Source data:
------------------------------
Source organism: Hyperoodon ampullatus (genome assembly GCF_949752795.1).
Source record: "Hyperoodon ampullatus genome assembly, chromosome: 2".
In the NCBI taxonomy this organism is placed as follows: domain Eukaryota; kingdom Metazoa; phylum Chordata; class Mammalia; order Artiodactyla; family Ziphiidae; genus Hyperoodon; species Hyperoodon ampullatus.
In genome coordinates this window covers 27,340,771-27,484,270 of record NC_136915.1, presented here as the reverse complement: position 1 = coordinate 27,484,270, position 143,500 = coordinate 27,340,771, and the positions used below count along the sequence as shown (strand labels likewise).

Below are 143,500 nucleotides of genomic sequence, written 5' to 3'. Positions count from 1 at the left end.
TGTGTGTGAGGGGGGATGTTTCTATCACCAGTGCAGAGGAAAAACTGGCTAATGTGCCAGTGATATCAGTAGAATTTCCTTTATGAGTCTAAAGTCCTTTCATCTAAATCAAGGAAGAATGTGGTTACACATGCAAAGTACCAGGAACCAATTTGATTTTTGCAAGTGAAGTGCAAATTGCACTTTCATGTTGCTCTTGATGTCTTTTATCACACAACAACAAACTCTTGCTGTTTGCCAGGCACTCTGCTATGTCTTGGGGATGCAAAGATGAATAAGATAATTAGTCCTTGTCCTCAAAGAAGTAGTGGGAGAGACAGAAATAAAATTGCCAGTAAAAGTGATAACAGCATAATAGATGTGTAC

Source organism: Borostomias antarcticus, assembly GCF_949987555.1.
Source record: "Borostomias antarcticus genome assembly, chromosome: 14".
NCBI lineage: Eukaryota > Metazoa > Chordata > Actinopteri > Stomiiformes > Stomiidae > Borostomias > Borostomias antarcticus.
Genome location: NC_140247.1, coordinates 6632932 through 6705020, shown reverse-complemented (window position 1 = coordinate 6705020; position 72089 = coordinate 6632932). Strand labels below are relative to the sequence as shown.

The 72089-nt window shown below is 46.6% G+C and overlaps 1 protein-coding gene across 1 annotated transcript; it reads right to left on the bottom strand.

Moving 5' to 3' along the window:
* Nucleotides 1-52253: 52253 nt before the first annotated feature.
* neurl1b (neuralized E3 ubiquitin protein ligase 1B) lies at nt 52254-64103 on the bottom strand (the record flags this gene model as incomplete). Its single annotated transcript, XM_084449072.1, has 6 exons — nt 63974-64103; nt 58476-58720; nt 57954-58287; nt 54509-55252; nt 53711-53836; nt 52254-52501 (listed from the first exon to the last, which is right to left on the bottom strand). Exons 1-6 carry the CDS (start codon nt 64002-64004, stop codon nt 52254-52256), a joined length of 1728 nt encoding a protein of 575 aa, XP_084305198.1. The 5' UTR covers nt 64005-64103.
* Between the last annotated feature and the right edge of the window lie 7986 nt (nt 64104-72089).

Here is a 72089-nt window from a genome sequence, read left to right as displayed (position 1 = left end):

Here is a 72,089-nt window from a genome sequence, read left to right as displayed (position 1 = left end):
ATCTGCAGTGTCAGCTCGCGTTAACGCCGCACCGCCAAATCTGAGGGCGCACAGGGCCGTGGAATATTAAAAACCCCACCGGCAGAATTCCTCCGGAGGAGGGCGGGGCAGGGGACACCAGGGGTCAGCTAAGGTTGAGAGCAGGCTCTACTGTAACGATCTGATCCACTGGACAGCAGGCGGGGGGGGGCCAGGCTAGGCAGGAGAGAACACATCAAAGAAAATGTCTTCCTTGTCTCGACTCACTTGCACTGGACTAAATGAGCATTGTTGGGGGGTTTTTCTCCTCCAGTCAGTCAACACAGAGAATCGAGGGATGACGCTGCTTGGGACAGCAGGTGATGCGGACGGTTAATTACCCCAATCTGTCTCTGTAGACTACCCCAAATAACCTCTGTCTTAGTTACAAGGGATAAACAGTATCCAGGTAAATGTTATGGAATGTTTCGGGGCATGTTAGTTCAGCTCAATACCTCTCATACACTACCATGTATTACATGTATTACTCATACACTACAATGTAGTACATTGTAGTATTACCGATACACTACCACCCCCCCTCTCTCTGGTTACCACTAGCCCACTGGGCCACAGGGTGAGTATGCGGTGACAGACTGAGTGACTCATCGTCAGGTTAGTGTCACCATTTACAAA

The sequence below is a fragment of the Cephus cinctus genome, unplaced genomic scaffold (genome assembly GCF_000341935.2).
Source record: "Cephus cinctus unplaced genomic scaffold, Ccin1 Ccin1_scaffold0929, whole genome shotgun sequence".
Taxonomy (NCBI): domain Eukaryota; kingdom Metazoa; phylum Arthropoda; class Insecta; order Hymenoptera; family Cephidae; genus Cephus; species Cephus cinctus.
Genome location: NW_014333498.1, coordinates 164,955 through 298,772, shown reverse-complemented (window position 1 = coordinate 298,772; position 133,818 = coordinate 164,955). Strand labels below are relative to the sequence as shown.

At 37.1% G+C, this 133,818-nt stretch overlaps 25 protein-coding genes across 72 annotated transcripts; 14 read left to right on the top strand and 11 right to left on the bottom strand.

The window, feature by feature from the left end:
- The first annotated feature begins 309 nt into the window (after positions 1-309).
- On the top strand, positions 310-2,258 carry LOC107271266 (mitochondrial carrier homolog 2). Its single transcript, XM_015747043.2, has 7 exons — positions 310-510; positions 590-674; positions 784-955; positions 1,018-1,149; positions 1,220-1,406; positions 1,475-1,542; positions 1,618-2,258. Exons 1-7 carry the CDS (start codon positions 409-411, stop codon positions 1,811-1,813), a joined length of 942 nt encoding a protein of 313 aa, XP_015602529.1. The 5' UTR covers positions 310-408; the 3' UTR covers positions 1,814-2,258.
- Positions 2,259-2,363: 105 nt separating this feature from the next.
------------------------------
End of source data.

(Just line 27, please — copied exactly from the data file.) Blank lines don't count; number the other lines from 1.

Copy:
- Positions 2,259-2,363: 105 nt separating this feature from the next.